Tag Archives: Jack

The Quantified Five Year Old

Pre-filled behavior chart, predicting the future.
Colin, in an attempt to earn a toy gun, has started drawing out behavior charts. Days with check marks are good days, and days with X’s are bad days. The most charming (disturbing) part about these, is that he fills them all out in advance.

He drew this one this morning. Today started out as a good day, but then got X-ed over to a bad day, after he had a meltdown that Jack was being taken out for a special birthday breakfast. Halloween, is prominently featured as a good day, and his upcoming flu shot, a bad day. I asked him about the row of bad days at the end of the chart and he said, That’s August, when some bad stuff will happen.

So, apparently, at five we have in place the mental process that can anticipate good and bad things happening, and start planning our reactions accordingly. What’s amazing (disturbing) to me, is how much I still do this throughout the course of my own day. I like this, I don’t like that. I agree with this, I don’t agree with that. I’m looking forward to this, but not to that. This is good, this is bad. We do so much of this checking and X-ing that we pre-program our experience before it even occurs. Thank goodness for logic, so we can retroactively clean up and refactor the mess that we created. Time travel ain’t got nothing on our imaginations.

During the rolling tantrum that ran all morning, Brendan and I alternated between offering compassion for Colin’s hurt feelings (hugs and validation), and trying to sooth him with rational explanations (you had a special birthday day last week, now it is Jack’s turn). By drop-off time for school, we were simply relieved to not have to endure his unhappiness anymore, or our failure to alleviate it. He understood all the reasoning, but it seemed to offer no relief at all, and that is distinctly different than my adult experience. It’s pleasant and easy to share in someone else’s happiness (or at least be neutral), especially if I’ve recently had a similar experience myself. I don’t worry about getting my flu shot, because the discomfort is a small price to pay for the security of vaccination. In fact, I worry about not getting it. Sometimes, logic is the only salve I know how to apply. Not so, for Colin.

Watching my kids grow up is like witnessing the super-slow-motion implosion of the human psyche, or as it’s commonly referred to in western psychology, normal cognitive development. With each additional skill of abstraction, they create another surface onto which they can layer experience. But then they need a set of filters for making sense of the abstracted reality, and integrating it back into their model of the world. The more elaborate the model becomes, the deeper their perception of separate self. Fast forward another 30 years, and perhaps they’ll be hitting the break point, where the accumulated model reaches its limits.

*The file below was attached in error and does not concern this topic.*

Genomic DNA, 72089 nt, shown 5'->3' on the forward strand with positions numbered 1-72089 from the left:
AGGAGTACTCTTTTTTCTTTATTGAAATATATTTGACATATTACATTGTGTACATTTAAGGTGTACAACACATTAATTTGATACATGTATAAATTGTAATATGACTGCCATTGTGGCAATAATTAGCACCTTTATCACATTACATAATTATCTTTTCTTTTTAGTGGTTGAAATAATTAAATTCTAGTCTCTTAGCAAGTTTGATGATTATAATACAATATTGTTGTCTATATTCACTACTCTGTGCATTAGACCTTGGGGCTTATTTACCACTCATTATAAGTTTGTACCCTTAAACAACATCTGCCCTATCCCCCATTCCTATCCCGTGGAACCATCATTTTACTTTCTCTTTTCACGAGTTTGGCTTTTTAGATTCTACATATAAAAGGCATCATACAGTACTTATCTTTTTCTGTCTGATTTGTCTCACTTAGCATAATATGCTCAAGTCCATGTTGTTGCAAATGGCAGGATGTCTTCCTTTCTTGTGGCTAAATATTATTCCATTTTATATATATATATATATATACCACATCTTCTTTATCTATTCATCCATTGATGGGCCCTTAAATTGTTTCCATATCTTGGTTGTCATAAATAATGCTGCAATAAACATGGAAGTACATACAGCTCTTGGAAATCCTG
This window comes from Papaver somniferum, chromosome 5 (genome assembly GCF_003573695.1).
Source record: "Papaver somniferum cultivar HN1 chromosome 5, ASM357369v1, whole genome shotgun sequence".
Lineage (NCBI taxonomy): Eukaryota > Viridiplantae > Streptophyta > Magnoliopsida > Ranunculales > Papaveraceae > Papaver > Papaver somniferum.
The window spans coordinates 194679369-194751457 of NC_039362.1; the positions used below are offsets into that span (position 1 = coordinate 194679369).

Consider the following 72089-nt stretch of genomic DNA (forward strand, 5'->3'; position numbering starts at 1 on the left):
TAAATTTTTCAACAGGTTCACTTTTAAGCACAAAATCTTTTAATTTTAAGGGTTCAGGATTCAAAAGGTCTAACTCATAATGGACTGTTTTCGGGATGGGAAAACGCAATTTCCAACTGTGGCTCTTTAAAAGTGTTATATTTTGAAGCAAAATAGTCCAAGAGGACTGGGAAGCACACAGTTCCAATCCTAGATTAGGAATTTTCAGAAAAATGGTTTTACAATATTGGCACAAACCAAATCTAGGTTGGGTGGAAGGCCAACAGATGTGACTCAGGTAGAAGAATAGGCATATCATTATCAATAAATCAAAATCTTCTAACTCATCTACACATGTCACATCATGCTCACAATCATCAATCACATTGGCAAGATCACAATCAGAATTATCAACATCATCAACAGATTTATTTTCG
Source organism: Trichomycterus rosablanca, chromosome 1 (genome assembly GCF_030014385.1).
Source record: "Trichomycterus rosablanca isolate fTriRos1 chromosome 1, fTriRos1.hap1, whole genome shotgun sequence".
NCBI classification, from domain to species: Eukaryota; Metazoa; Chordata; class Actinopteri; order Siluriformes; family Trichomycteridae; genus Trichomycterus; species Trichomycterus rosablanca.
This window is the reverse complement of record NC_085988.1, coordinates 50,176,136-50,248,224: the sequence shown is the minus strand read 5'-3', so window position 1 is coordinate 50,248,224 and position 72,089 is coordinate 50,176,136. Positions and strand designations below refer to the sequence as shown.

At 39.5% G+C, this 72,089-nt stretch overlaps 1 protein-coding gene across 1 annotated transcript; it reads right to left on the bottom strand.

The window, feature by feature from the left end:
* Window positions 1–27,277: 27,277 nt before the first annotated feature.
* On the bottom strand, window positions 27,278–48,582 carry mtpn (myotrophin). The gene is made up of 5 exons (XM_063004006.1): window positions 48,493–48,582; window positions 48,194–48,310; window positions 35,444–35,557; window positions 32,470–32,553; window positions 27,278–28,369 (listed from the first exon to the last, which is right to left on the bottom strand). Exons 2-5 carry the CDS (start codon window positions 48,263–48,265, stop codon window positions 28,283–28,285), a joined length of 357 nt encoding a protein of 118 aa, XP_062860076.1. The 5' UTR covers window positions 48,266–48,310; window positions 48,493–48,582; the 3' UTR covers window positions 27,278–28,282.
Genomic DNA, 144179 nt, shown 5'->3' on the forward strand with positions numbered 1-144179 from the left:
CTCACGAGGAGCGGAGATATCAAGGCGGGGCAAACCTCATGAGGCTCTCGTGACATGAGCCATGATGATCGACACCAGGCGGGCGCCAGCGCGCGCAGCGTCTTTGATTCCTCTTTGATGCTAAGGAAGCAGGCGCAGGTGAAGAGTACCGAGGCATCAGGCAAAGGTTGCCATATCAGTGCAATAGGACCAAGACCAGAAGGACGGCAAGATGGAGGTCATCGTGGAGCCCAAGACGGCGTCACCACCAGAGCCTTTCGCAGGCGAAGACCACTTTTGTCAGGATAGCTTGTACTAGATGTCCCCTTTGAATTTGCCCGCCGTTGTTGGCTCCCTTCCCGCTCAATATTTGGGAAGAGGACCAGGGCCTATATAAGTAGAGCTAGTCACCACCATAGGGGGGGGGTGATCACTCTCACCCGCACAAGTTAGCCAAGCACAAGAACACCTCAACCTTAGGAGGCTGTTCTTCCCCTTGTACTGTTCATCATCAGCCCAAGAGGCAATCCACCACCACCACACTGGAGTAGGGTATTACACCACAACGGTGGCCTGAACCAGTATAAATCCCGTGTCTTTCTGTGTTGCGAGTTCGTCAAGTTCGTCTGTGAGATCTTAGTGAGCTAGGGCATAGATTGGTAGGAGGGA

Is there a better way? Is it possible to re-infuse these stages of development with some of the beautiful simplicity of the direct experience they’re shedding? Can that be done, without also limiting them? Maybe the truths of growth are always hard won, and painfully released, and it is simply our job as parents to offer safe and loving shelter.

Dead Frogs Still Say I Love You

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Yesterday, we were drawing with chalk in the driveway and the kids got very excited to show me something.

Mummy, Mummy! Jack takes me by the hand and walks me towards the basketball hoop.
Oh no, it’s a frog. It’s mushed. I ran it over with the car.
Like the bat, Colin says.
Yes, like the bat. I also just backed over a wiffle ball bat, mushing it into a very suitable cricket bat. Apparently the concentration and clarity developed by my meditation practice have not permeated my skill of backing the car out of the garage.
Look! Look! says Jack.
I know, the yellow jackets and the ants are eating it. Two yellow jackets and a collection of ants are feasting on the carcass. I had no idea that yellow jackets were omnivores. Oh. I’m so sad I killed this poor frog. I did not mean to do that. Do you want to say a little prayer with me?
I kneel down. Jack kneels down. Colin kneels down.
Little frog, I’m so sorry I ran you over you and killed you.
I’m sorry we killed you frog, Colin repeats.
Sorry frog, says Jack.
I feel really sad. I love frogs. I think about our frog from the garden. I hope this is not the same frog. It’s too mushed and dried out to tell what kind it was. Its entrails are still moist, but its back feet are leathery and curling up from the blacktop.
But look, do you see what the bugs are doing? They’re eating its body.
Yeah! Jack is full of earnest enthusiasm.
Even though the frog is dead, its body will still help these bugs. They will eat it and have energy to be healthy and strong, and they will take some of the food back to their nests, and feed the other bugs. Isn’t that cool?
Colin looks up at me.
It’s like saying I love you.
Yes. Yes honey, that’s exactly right. It’s just like saying I love you.

Backyard Drama, Broken Homes, and Beginning Again

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Several weeks ago, Jack and I were drinking our morning drinking on the deck and listening. Jack is a fabulous ambient listener, and a good noter. I frequently complain that my kids don’t listen to me, but really, they listen just fine, and choose to behave differently than I’ve requested. I know this because they laugh at me while they’re not doing whatever I asked. Maybe, if instead of every time I said “You’re not listening to me!” I said, “You’re not doing what I want!” I would start to sound as ridiculous to myself as I probably do to them. An experiment, to try.